teams who perform tasks solely to overcome system limitations
  30. Recap of goals ➢ Improve customer experience ➢ Create a

    path for recruiting and retaining top talent ➢ Reduce operational costs ➢ Reduce risk ➢ Increase responsiveness to business needs ➢ What’s in our way?
  31. Part 2 The Old World and New World Collide Part

    1: An introduction to legacy systems Part 2: The old world and new world collide Part 3: A path to full modernization Part 4: The Read Only Bank Part 5: Conclusion
  32. COBOL: The Good Parts COBOL and JCL ◦ Immutable datasets

    written to disk, read by next step ◦ Can handle massive throughput ◦ Resilient, can be rerun in the event of failure (e.g, bad data) ◦ Referential transparency What do mainframe systems sound similar to?
  33. Now is the time for full modernization Modern tools and

    techniques are ready for mainframe workloads
  34. Steps Step 1: Understand current state Step 2: Model future

    state Step 3: Isolate legacy components Step 4: API enablement Step 5: Conclusion
  35. Tactic 1: Understand current state Event storming: Model interesting business

    processes in your organization Use a well defined set of operations (commands, events)
  36. Credit evaluation policy

  37. Tactic 2: Model future state Domain Driven Design: ◦ Domains

    ◦ Subdomains ◦ Cores ◦ Ubiquitous language
  38. Domains and events - Domain driven design helps us identify

    boundaries - Event sourcing helps us define interactions via aggregate events and domain events
  39. Tactic 3: Isolate Ensure responsiveness to change: ◦ Isolate business

    functionality within well defined domains ◦ Model interaction between domains with domain events ◦ Unbounded complexity is what prevents change!
  40. Interaction between domains with domain events

  41. Tactic 4: Enable Microservices and gateways ◦ Expose data and

    functionality through service interfaces ◦ REST, pub/sub, or streams: anything with a contract ◦ Bezos’ tenets ▪ No direct linking ▪ No direct reads of another team’s data store ▪ No shared-memory model ▪ No backdoors whatsoever
  42. CQRS and Event Sourcing - CQRS within a single domain

    - Commands, events, queries, and views form the contract - No relational database required
  43. Tactic 5: Modernize Slowly replace the old with the new:

    ◦ Stabilize legacy integrations ◦ Replace legacy where it brings value ◦ Leave legacy where replacement costs outweighs benefits
  44. ➢ Named after the stranger vine that grows up and

    around trees, effectively “replacing” them ➢ We can use a similar pattern to replace functionality in a legacy system with new functionality ➢ Keeps the tree intact until completely replaced “Strangler Pattern”: Decompose without destroying!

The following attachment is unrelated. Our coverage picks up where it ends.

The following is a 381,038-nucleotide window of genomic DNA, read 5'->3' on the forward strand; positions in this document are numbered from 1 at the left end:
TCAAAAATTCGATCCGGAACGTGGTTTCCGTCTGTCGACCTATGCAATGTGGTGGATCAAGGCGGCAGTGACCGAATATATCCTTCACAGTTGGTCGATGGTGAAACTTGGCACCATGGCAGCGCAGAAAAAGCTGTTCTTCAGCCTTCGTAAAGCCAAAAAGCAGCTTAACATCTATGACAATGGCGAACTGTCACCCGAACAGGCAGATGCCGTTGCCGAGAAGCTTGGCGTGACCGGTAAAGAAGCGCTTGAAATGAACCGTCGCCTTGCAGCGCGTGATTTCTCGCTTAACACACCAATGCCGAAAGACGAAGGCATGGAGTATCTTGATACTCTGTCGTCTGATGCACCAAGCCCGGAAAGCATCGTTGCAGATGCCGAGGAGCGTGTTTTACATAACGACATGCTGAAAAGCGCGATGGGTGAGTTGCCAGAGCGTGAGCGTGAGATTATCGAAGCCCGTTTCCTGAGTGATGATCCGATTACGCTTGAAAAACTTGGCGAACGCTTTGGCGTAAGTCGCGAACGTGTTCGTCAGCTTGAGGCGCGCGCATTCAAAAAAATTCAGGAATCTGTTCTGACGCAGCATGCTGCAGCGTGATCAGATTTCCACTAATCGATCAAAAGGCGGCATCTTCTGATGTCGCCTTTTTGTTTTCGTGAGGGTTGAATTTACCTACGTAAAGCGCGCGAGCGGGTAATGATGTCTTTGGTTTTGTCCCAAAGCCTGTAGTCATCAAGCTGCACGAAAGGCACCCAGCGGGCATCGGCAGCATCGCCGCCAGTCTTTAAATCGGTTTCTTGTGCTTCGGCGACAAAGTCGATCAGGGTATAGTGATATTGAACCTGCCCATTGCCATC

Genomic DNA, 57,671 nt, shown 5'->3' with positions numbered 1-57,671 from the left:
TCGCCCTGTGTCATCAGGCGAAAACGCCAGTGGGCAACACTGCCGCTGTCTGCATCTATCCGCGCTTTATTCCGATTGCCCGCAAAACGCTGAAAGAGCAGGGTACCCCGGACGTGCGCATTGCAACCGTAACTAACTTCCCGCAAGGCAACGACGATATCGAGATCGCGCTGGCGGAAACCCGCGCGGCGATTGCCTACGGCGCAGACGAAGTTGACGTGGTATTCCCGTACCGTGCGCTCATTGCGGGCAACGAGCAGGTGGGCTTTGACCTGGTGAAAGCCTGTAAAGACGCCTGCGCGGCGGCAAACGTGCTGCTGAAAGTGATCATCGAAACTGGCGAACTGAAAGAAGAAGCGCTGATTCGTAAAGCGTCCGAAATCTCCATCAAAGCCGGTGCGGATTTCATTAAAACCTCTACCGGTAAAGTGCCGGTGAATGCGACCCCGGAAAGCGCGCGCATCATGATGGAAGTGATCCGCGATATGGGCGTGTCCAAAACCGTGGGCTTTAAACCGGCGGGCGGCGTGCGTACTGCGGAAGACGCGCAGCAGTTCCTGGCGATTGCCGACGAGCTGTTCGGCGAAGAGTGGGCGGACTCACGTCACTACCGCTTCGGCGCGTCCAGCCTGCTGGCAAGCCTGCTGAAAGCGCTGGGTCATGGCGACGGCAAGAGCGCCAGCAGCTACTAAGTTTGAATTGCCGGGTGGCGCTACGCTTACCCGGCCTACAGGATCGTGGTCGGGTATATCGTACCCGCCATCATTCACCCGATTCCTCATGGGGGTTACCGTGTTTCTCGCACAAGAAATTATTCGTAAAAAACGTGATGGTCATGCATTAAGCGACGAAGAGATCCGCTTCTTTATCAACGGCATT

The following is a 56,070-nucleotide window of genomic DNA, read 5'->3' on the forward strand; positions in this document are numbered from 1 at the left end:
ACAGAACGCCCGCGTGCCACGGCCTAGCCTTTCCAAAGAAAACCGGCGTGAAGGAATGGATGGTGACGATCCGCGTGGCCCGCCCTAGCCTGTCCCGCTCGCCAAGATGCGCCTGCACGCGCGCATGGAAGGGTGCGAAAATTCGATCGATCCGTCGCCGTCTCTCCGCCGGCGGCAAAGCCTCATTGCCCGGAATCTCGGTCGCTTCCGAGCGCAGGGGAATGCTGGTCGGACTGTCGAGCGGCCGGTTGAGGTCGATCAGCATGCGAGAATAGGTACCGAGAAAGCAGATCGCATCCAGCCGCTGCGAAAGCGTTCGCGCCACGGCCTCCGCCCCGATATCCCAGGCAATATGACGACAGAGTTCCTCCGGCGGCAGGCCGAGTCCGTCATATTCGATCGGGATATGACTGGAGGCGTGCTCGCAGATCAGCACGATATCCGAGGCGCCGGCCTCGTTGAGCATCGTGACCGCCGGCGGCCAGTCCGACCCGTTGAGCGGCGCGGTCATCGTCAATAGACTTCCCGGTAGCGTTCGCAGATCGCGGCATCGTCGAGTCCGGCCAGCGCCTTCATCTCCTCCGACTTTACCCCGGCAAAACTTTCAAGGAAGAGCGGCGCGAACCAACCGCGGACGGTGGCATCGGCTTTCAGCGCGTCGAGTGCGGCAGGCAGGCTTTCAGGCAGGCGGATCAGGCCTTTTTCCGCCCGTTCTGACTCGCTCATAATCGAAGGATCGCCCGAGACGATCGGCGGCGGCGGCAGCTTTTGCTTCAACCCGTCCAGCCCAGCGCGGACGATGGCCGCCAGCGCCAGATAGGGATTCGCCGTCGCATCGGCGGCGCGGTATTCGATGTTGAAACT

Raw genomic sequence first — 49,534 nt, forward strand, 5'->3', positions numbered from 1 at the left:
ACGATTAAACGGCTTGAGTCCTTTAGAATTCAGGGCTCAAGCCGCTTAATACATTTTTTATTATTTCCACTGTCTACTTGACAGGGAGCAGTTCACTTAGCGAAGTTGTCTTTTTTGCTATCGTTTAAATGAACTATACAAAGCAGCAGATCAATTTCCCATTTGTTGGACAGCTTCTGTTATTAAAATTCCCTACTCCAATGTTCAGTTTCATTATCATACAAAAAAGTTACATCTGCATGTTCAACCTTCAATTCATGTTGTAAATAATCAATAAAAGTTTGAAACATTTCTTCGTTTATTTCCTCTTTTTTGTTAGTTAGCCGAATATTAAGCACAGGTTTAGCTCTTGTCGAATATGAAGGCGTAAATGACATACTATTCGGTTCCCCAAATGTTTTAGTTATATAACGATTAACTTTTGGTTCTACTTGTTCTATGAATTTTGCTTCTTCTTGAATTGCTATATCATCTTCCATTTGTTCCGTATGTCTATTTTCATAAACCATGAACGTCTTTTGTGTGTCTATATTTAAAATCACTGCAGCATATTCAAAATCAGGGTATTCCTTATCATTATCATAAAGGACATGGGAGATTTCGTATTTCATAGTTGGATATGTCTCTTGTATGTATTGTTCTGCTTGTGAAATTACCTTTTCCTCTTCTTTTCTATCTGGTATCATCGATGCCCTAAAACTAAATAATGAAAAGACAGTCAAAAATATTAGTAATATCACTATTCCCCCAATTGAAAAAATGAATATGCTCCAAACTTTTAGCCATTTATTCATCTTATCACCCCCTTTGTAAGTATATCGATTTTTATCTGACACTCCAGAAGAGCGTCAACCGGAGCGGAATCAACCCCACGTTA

45. Decompose without destroying! ◦ The legacy system is never modified

    ◦ Transaction scripts can be thousands of lines long and have many side effects ◦ Worst case scenario: revert to an unmodified, functioning legacy system
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  49. Legacy integration with anti- corruption layer

  50. Part 3 A Path to Full Modernization Part 1: An

    introduction to legacy systems Part 2: The old world and new world collide Part 3: A path to full modernization Part 4: The Read Only Bank Part 5: Conclusion
  51. Commonwealth Bank of Australia Core Banking Replacement $1.3Bn core banking

    replacement system and still replacing components ”They have been developing it for 18 months and they are still adding modules.” ”The upgrade started in 2007 and was finished by April of this year [2013] , with 1500 people working on the project full time for six years.”
  52. There is a another way...

  53. 70% read-only traffic

  54. None
  55. Facts Relevant Facts

  56. Change Data Capture (CDC)

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  59. Part 4 The Read Only Bank Part 1: An introduction

    to legacy systems Part 2: The old world and new world collide Part 3: A path to full modernization Part 4: The Read Only Bank Part 5: Conclusion
  60. None
  61. Why is this so important?

  62. Lower cost & create new possibilities

  63. What about speed and innovation?

  64. What about organization structure?

  65. What about architecture?

  66. What about talent?

  67. What about DevOps?

  68. Part 5 Conclusion Part 1: An introduction to legacy systems

    Part 2: The old world and new world collide Part 3: A path to full modernization Part 4: The Read Only Bank Part 5: Conclusion
  69. Conclusion Current core systems are under immense strain with an

    explosion in traffic and heightened customer expectations The implementation is new but the concepts are proven Urgency to act - regulators, competitors and talent There is a path forward to break the chains of the past
  70. Let’s chat! Kevin Webber, RedElastic Principal Consultant kevin.webber@redelastic.com Dominic Wallace,

    CGI Director, Emerging Technology Engineering dominic.wallace@cgi.com Adrian Maurer, CGI Director, Emerging Technology Engineering adriano.maurer@cgi.com